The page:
Within START, we identified younger age and lower educational attainment as potential causes of ART interruption. There is a need to strengthen adherence advice and wider social support in younger people and those of lower education status.

Acceptability and outcomes of distributing HIV self-tests for male partner testing in Kenyan maternal child health and family planning clinics.


Providing HIV self-tests to women for distribution to male partners may provide a unique opportunity to increase male partner and couples testing among women in HIV high-burden settings.

Between November 2017 and June 2018, we offered self-tests for at-home couples or partner HIV-testing to HIV-uninfected women seeking routine maternal child health (MCH) and family planning (FP) services at 8 facilities in Kisumu, Kenya. Women accepting self-tests were offered ≥2 self-tests (OraQuick) to take to their partner(s) with instructions on use. HIV self-testing (HIVST) outcomes were evaluated using available programmatic data.

Overall, 3620 women were offered self-tests for at-home male partner HIV testing. The median age was 24 years (IQR 21-28) and 81% were in monogamous marriages. Overall, 1422 (39%) women reported having a partner of unknown HIV status, of whom 755 (53%) accepted self-tests. Among women with partners of unknown HIV status who declined self-tests (n=667), 49% reported needing to consult their partner. Pregnant women were more likely to accept HIVST than non-pregnant women (prevalence ratio = 1.2, 95%CI 1.0-1.4, p = 0.013). Self-testing outcomes were ascertained for 389 (44%) women who accepted self-tests. Among these women, 93% offered HIVSTs to their male partner; of these, 95% reported their male partners used the self-test and 99% used a self-test with their partner.

Among women attending routine MCH and FP services who had male partners of unknown HIV status, over half accepted self-tests for partner testing. Most women with outcomes ascertained reported that male partners accepted and used self-tests and that couples testing occurred.

Effects of 24 Week Toll-Like Receptor 9 Agonist Treatment in HIV-1+ Individuals: a single-arm, phase 1B/2A trial.


Enhance immune function in HIV-1 infected individuals as a necessary step towards the goal of HIV-1 remission in the absence of combination antiretroviral therapy (cART).

TEACH: Toll-like receptor 9 Enhancement of Antiviral immunity in Chronic HIV-1 infection: a phase 1b/2a trial; NCT02443935.

This exploratory, single-arm clinical trial tested the immune enhancement effects of 24-weeks of TLR9 agonist (MGN1703; Lefitolimod; 60 mg x2 weekly) therapy in 12 HIV-1 infected individuals on suppressive cART. Safety was assessed throughout the study. The primary outcome was reduction in total CD4+ T cell viral DNA levels. Secondary outcomes included safety, detailed immunological and virological analyses, and time to viral rebound (viral load >5000 copies/mL) after randomization into an analytical treatment interruption (ATI).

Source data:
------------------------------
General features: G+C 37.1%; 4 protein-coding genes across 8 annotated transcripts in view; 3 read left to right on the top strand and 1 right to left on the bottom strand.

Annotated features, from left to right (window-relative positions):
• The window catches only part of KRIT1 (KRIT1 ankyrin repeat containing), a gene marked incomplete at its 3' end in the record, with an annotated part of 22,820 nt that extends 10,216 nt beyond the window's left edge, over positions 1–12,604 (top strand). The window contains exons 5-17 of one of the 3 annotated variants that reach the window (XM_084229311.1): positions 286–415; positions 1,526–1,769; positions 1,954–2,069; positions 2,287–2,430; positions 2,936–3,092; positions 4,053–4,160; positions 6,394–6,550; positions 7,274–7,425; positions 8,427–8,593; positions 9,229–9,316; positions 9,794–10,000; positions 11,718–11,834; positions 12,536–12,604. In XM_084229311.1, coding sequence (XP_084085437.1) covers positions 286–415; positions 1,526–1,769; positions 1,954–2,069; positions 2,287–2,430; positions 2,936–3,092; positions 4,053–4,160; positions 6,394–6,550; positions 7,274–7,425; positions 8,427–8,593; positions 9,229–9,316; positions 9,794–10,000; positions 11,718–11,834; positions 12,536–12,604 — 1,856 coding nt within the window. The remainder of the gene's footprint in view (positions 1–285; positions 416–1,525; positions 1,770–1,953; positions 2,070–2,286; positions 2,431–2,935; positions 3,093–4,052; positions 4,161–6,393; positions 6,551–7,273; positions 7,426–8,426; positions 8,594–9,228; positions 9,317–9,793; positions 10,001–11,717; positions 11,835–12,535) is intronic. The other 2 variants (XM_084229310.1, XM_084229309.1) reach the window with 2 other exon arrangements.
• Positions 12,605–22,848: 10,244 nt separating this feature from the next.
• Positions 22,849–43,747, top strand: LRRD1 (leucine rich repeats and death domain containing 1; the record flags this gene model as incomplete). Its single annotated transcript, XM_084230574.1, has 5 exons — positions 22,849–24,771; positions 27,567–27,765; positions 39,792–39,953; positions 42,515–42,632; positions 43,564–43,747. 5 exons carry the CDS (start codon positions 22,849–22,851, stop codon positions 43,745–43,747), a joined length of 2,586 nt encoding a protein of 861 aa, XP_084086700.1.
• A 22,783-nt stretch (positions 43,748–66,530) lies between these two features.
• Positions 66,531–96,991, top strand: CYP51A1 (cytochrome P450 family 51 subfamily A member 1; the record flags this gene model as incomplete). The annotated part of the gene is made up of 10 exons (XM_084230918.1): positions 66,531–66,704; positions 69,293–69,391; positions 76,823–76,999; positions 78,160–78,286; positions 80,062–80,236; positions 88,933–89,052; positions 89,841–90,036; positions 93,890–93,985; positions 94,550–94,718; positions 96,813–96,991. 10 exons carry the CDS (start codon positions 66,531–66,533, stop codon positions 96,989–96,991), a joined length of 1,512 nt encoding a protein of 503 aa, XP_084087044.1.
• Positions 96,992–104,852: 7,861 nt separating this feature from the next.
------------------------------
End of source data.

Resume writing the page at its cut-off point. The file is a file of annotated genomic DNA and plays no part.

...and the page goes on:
12 individuals completed the treatment phase and 9 completed the ATI. Adverse events were limited and consistent with previous reports for MGN1703. While the dosing regimen led to potent T cell activation and increased HIV-1-specific T cell responses, there were no cohort-wide changes in persistent virus (total CD4+ T cells viral DNA; p = 0.34). No difference in time to rebound was observed between the ATI arms (Log Rank p = 0.25). One of nine ATI participants, despite harboring a large replication-competent reservoir, controlled viremia for 150 days via both HIV-1-specific cellular and antibody-mediated immune responses.

24 weeks of MGN1703 treatment was safe and improved innate as well as HIV-1-specific adaptive immunity in HIV-1+ individuals. These findings support the incorporation of TLR9 agonism into combination HIV-1 cure strategies.

HIV stigma and viral load among African-American women receiving treatment for HIV: A longitudinal analysis.


African-American women are more likely than other women in the United States to experience poor HIV-related health; HIV stigma may contribute to these outcomes. This study assessed the relationship between HIV stigma and viral load, over time, among a sample of African-American women receiving treatment for HIV, and explored social support and depressive symptoms as mediators.

Data came from a randomized trial of an intervention to reduce HIV stigma among African-American women in HIV care in Chicago, Illinois and Birmingham, Alabama. Sociodemographic and psychosocial data were collected at up to six study visits over 14 months. Viral loads were extracted from medical records during the study period. Generalized linear mixed effects models were used to estimate associations between overall, internalized, and enacted HIV stigma and viral load over time. Mediation analyses were used to estimate indirect effects via social support and depressive symptoms.